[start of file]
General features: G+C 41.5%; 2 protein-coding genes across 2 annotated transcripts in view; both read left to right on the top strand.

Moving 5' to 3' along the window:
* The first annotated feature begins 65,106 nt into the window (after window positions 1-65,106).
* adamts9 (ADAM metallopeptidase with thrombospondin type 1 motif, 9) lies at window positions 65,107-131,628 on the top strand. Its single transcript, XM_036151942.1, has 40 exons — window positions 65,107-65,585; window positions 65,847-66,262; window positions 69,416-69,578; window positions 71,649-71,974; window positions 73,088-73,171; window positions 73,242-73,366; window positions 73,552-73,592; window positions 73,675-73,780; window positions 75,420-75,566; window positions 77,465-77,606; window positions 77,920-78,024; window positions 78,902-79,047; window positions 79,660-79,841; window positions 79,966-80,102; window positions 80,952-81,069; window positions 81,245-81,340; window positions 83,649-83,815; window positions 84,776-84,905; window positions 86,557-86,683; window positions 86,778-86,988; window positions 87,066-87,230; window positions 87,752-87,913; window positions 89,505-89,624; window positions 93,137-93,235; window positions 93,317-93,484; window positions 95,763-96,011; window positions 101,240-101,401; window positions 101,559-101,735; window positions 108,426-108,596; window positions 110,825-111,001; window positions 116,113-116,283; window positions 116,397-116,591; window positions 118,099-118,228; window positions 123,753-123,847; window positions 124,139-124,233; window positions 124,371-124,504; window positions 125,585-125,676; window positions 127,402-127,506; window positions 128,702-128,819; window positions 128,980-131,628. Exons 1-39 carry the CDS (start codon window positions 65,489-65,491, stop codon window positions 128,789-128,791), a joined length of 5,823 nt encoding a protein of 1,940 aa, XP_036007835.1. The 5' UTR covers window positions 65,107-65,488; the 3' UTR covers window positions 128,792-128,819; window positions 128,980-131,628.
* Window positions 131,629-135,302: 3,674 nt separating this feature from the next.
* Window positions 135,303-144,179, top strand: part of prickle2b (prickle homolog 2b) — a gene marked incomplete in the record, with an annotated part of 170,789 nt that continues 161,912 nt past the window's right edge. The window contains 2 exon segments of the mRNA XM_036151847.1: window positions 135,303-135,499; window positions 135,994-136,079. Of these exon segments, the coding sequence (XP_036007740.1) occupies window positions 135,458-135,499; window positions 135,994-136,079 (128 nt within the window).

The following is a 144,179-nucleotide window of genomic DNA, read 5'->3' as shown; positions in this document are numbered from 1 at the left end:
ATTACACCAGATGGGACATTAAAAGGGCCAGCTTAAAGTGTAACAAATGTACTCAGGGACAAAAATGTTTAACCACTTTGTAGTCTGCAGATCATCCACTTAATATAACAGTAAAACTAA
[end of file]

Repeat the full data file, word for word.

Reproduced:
General features: G+C 41.5%; 2 protein-coding genes across 2 annotated transcripts in view; both read left to right on the top strand.

Moving 5' to 3' along the window:
* The first annotated feature begins 65,106 nt into the window (after window positions 1-65,106).
* adamts9 (ADAM metallopeptidase with thrombospondin type 1 motif, 9) lies at window positions 65,107-131,628 on the top strand. Its single transcript, XM_036151942.1, has 40 exons — window positions 65,107-65,585; window positions 65,847-66,262; window positions 69,416-69,578; window positions 71,649-71,974; window positions 73,088-73,171; window positions 73,242-73,366; window positions 73,552-73,592; window positions 73,675-73,780; window positions 75,420-75,566; window positions 77,465-77,606; window positions 77,920-78,024; window positions 78,902-79,047; window positions 79,660-79,841; window positions 79,966-80,102; window positions 80,952-81,069; window positions 81,245-81,340; window positions 83,649-83,815; window positions 84,776-84,905; window positions 86,557-86,683; window positions 86,778-86,988; window positions 87,066-87,230; window positions 87,752-87,913; window positions 89,505-89,624; window positions 93,137-93,235; window positions 93,317-93,484; window positions 95,763-96,011; window positions 101,240-101,401; window positions 101,559-101,735; window positions 108,426-108,596; window positions 110,825-111,001; window positions 116,113-116,283; window positions 116,397-116,591; window positions 118,099-118,228; window positions 123,753-123,847; window positions 124,139-124,233; window positions 124,371-124,504; window positions 125,585-125,676; window positions 127,402-127,506; window positions 128,702-128,819; window positions 128,980-131,628. Exons 1-39 carry the CDS (start codon window positions 65,489-65,491, stop codon window positions 128,789-128,791), a joined length of 5,823 nt encoding a protein of 1,940 aa, XP_036007835.1. The 5' UTR covers window positions 65,107-65,488; the 3' UTR covers window positions 128,792-128,819; window positions 128,980-131,628.
* Window positions 131,629-135,302: 3,674 nt separating this feature from the next.
* Window positions 135,303-144,179, top strand: part of prickle2b (prickle homolog 2b) — a gene marked incomplete in the record, with an annotated part of 170,789 nt that continues 161,912 nt past the window's right edge. The window contains 2 exon segments of the mRNA XM_036151847.1: window positions 135,303-135,499; window positions 135,994-136,079. Of these exon segments, the coding sequence (XP_036007740.1) occupies window positions 135,458-135,499; window positions 135,994-136,079 (128 nt within the window).

The following is a 144,179-nucleotide window of genomic DNA, read 5'->3' as shown; positions in this document are numbered from 1 at the left end:
ATTACACCAGATGGGACATTAAAAGGGCCAGCTTAAAGTGTAACAAATGTACTCAGGGACAAAAATGTTTAACCACTTTGTAGTCTGCAGATCATCCACTTAATATAACAGTAAAACTAA